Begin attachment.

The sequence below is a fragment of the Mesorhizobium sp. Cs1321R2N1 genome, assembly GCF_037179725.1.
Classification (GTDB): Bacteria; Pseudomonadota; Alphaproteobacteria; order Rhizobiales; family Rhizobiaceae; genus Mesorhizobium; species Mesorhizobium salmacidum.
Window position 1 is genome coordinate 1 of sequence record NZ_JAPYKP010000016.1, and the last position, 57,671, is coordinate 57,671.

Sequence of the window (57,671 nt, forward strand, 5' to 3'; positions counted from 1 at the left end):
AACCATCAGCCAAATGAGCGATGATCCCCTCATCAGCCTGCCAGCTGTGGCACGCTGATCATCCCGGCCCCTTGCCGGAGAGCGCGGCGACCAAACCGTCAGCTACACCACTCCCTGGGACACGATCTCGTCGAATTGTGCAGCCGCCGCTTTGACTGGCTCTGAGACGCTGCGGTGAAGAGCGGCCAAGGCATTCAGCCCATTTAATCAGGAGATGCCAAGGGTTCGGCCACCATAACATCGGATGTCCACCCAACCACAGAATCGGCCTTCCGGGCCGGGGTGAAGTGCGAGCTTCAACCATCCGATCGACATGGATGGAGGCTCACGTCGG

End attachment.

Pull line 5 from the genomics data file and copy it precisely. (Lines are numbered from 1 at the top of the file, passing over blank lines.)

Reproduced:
AACCATCAGCCAAATGAGCGATGATCCCCTCATCAGCCTGCCAGCTGTGGCACGCTGATCATCCCGGCCCCTTGCCGGAGAGCGCGGCGACCAAACCGTCAGCTACACCACTCCCTGGGACACGATCTCGTCGAATTGTGCAGCCGCCGCTTTGACTGGCTCTGAGACGCTGCGGTGAAGAGCGGCCAAGGCATTCAGCCCATTTAATCAGGAGATGCCAAGGGTTCGGCCACCATAACATCGGATGTCCACCCAACCACAGAATCGGCCTTCCGGGCCGGGGTGAAGTGCGAGCTTCAACCATCCGATCGACATGGATGGAGGCTCACGTCGG